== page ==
A Journey to the End of Taste

celineI am reading, and very much enjoying, this little book about Celine Dion.  It’s part of the 33 1/3 series of books about single albums (link is to the series blog), which is pretty awesome — for a retired record collector, the books (each of which is pocket sized and featuring the album’s cover on its cover) recall a little of the fetishistic pleasure of buying the record itself.

I previously read the edition on the Beastie Boys’ Paul’s Boutique, which was great, but mostly in a sort of “extended Rolling Stone article” sort of way (great stories and interviews about the album’s creation, etc.).  This one is a little deeper than that — it’s written by a self-confessed music snob (a music critic named Carl Wilson) who grew up in Canada, and who therefore hated Celine Dion above all else, and it represents his effort to explore and better understand an artist who is both hugely, hugely popular, and also widely despised.  He traces her roots in a particular French Canadian “chanson” tradition, and speculates that one reason she is so hated (more, for example, than certain equally cheesy African-American singers) is that it is so difficult to locate her in any sort of well-understood musical tradition that it makes her seem all the phonier.  This is a topic that holds great interest for me, because I was raised in a snobby indie rock musical tradition, and worked for a college radio station where you would get in trouble for playing records that were on major labels, etc.  Anyhow I have always taken great pleasure in certain Top 40 hits, while truly despising others, including Celine, so I’ve spent some time puzzling over the question of what value there is in my snobby view, if so many millions disagree with me.  (One of my fondest classroom memories from college is the graduate seminar on Popular Music where the professor spent a 2-hour session purporting to demonstrate, objectively, why “Sweet Caroline” was so horrible and tasteless.)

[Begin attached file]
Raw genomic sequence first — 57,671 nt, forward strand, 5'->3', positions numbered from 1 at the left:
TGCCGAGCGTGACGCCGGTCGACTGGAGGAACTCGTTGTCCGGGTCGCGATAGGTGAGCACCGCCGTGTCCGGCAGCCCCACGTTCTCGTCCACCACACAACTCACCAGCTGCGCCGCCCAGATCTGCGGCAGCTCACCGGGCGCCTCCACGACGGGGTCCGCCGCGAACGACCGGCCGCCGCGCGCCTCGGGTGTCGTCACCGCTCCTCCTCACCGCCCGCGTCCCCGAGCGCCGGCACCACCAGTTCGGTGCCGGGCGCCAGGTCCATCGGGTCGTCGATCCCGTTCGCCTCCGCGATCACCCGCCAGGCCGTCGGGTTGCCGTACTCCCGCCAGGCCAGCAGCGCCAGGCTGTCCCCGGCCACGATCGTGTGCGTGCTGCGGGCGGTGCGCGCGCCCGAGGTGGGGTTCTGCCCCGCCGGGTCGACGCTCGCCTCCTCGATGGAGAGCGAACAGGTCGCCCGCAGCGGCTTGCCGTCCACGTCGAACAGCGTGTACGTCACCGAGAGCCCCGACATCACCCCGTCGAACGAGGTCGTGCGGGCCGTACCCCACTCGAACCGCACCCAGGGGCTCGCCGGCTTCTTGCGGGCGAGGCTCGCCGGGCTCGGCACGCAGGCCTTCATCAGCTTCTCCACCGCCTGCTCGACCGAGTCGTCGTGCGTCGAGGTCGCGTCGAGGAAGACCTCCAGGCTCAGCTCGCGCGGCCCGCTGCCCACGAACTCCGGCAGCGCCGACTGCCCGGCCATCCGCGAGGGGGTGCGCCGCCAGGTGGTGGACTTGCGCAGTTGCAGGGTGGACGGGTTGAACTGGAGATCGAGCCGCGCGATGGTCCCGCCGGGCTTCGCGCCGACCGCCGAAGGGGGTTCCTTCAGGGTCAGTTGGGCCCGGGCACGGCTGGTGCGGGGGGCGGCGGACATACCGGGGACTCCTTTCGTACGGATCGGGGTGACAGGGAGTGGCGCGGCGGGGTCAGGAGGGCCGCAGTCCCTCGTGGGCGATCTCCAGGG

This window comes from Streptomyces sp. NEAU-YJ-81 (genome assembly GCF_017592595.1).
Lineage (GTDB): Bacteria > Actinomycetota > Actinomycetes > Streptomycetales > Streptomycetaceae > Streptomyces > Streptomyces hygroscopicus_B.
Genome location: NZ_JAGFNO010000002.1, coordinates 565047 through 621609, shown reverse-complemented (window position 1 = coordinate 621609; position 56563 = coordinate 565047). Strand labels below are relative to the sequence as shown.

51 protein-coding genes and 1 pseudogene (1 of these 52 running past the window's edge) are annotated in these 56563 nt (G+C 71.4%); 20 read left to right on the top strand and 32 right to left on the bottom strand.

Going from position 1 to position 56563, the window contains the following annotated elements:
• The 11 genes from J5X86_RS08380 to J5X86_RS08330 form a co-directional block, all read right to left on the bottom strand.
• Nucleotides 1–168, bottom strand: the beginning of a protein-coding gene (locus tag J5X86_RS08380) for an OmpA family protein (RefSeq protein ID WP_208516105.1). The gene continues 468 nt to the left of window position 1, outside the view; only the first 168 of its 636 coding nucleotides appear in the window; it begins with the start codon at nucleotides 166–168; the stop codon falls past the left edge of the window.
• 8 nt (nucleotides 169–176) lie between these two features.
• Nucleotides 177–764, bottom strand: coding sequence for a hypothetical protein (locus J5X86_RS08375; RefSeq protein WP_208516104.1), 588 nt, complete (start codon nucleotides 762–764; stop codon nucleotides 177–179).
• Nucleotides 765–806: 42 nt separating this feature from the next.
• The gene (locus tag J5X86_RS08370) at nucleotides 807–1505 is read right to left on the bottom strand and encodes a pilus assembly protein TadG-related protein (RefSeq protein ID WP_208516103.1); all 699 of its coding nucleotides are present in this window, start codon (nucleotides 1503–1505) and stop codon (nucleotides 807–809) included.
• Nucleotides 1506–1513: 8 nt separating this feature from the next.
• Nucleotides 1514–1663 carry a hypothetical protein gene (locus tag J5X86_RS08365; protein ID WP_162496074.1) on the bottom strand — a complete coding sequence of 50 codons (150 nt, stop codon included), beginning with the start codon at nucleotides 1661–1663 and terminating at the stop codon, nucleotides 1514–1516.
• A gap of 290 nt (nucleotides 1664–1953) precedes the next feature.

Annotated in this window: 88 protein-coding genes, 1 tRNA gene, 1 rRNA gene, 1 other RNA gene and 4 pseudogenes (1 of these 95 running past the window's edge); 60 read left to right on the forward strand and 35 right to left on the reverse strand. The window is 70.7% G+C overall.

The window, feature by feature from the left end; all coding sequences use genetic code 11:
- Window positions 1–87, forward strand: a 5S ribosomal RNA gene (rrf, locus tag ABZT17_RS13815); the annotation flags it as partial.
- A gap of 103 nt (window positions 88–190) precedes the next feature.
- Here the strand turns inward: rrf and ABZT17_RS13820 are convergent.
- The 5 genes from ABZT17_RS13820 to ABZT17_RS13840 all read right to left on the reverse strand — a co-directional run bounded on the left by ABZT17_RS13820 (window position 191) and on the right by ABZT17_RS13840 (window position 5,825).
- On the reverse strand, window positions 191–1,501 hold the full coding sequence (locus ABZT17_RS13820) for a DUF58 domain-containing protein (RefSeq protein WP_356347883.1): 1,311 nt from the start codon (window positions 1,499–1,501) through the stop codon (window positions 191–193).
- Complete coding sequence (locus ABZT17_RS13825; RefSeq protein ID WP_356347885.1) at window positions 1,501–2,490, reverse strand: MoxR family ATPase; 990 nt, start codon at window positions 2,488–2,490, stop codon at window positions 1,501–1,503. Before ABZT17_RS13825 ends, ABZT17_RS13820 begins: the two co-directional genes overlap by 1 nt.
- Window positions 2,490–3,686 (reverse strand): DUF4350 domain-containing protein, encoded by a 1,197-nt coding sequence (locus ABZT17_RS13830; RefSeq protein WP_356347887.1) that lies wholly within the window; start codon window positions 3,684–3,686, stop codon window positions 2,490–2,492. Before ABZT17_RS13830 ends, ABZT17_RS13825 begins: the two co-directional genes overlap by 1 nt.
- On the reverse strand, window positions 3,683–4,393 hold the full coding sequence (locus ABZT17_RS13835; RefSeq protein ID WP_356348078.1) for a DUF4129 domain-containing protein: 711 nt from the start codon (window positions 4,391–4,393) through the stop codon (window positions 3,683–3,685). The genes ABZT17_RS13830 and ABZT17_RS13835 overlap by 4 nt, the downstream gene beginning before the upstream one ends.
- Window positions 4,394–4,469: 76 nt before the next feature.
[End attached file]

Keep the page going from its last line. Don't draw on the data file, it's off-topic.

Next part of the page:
I’m not done yet, so I don’t know yet if Wilson comes to any significant conclusions, but it’s great poolside reading in any case.  I’ll also note, without comment, that James Franco somewhat mysteriously name-dropped this book on the Oscars red carpet earlier this year.

Harris 20th Century Railroad Attachment

One of my favorite possessions is a replica Sears Roebuck catalog from exactly 100 years ago. For a great many rural Americans at the time, the Sears catalog was the only access to goods outside of their local general store and, as a result, the catalog – sometimes called ‘The Consumer’s Bible’- contains basically every commercial product under the sun and thereby provides an inventory of everything that the average American of the time could have possibly thought of to own. You can buy a violin. You can buy a gun. You can buy a cure for baldness. You can buy records with racist ‘humor’ songs on them. For several hundred dollars, you can buy an unassembled two-storey house– as in, Sears delivers all the materials and some plans, and you put the thing together.


You can also buy this baffling Harris 20th Century Railroad Attachment that promises to make ‘a regular railroad velocipede out of an ordinary bicycle’. I like how the product is meticulously described – all the features, portability, popular with men and women, handsome black enamel – except for the key detail of what you are supposed to do when a train comes barreling down on you from behind, which is left totally unexplained.

Another nice thing about the catalog in general is that it predates the era of product photography. I don’t know whether it was too expensive to shoot all the products, or if the halftone screen wasn’t far enough along to allow for mass printing of photos in 1909, but in any case, the book contains thousands upon thousands of etchings of household items. One can only imagine the army of commercial etchers who must have been scratching away morning, noon and night to produce all this imagery.

Why the short blog posts

0876853904.01.LZZZZZZZThere’s a chapter of Charles Bukowski’s Women that opens with this:

I began receiving letters from a girl in New York City. Her name was Mindy. She had run across a couple of my books, but the best thing about her letters was that she seldom …mentioned writing except to say that she was not a writer…
Most people are much better at saying things in letters than in conversation, and some people can write artistic, inventive letters, but when they try a poem or story or novel they become pretentious.

I began receiving letters from a girl in New York City. Her name was Mindy. She had run across a couple of my books, but the best thing about her letters was that she seldom mentioned writing except to say that she was not a writer.


Most people are much better at saying things in letters than in conversation, and some people can write artistic, inventive letters, but when they try a poem or story or novel they become pretentious.